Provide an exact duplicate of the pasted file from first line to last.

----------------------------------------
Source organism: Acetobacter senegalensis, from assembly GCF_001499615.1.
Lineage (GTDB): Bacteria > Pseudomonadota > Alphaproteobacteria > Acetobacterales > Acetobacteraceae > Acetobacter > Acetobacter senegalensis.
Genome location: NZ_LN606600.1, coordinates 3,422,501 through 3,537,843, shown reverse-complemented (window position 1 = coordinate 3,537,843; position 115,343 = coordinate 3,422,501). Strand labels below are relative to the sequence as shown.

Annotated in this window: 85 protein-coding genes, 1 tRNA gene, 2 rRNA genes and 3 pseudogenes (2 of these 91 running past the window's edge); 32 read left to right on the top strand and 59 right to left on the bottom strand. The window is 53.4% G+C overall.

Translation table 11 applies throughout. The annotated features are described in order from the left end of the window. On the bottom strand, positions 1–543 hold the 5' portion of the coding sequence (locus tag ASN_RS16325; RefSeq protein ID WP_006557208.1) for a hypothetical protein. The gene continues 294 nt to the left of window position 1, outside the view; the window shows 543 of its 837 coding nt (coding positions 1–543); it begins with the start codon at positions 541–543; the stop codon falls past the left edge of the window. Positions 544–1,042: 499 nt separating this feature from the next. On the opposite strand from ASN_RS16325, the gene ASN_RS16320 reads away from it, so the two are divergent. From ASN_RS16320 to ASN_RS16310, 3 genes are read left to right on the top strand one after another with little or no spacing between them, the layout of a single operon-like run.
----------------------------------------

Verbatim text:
Source organism: Acetobacter senegalensis, from assembly GCF_001499615.1.
Lineage (GTDB): Bacteria > Pseudomonadota > Alphaproteobacteria > Acetobacterales > Acetobacteraceae > Acetobacter > Acetobacter senegalensis.
Genome location: NZ_LN606600.1, coordinates 3,422,501 through 3,537,843, shown reverse-complemented (window position 1 = coordinate 3,537,843; position 115,343 = coordinate 3,422,501). Strand labels below are relative to the sequence as shown.

Annotated in this window: 85 protein-coding genes, 1 tRNA gene, 2 rRNA genes and 3 pseudogenes (2 of these 91 running past the window's edge); 32 read left to right on the top strand and 59 right to left on the bottom strand. The window is 53.4% G+C overall.

Translation table 11 applies throughout. The annotated features are described in order from the left end of the window. On the bottom strand, positions 1–543 hold the 5' portion of the coding sequence (locus tag ASN_RS16325; RefSeq protein ID WP_006557208.1) for a hypothetical protein. The gene continues 294 nt to the left of window position 1, outside the view; the window shows 543 of its 837 coding nt (coding positions 1–543); it begins with the start codon at positions 541–543; the stop codon falls past the left edge of the window. Positions 544–1,042: 499 nt separating this feature from the next. On the opposite strand from ASN_RS16325, the gene ASN_RS16320 reads away from it, so the two are divergent. From ASN_RS16320 to ASN_RS16310, 3 genes are read left to right on the top strand one after another with little or no spacing between them, the layout of a single operon-like run.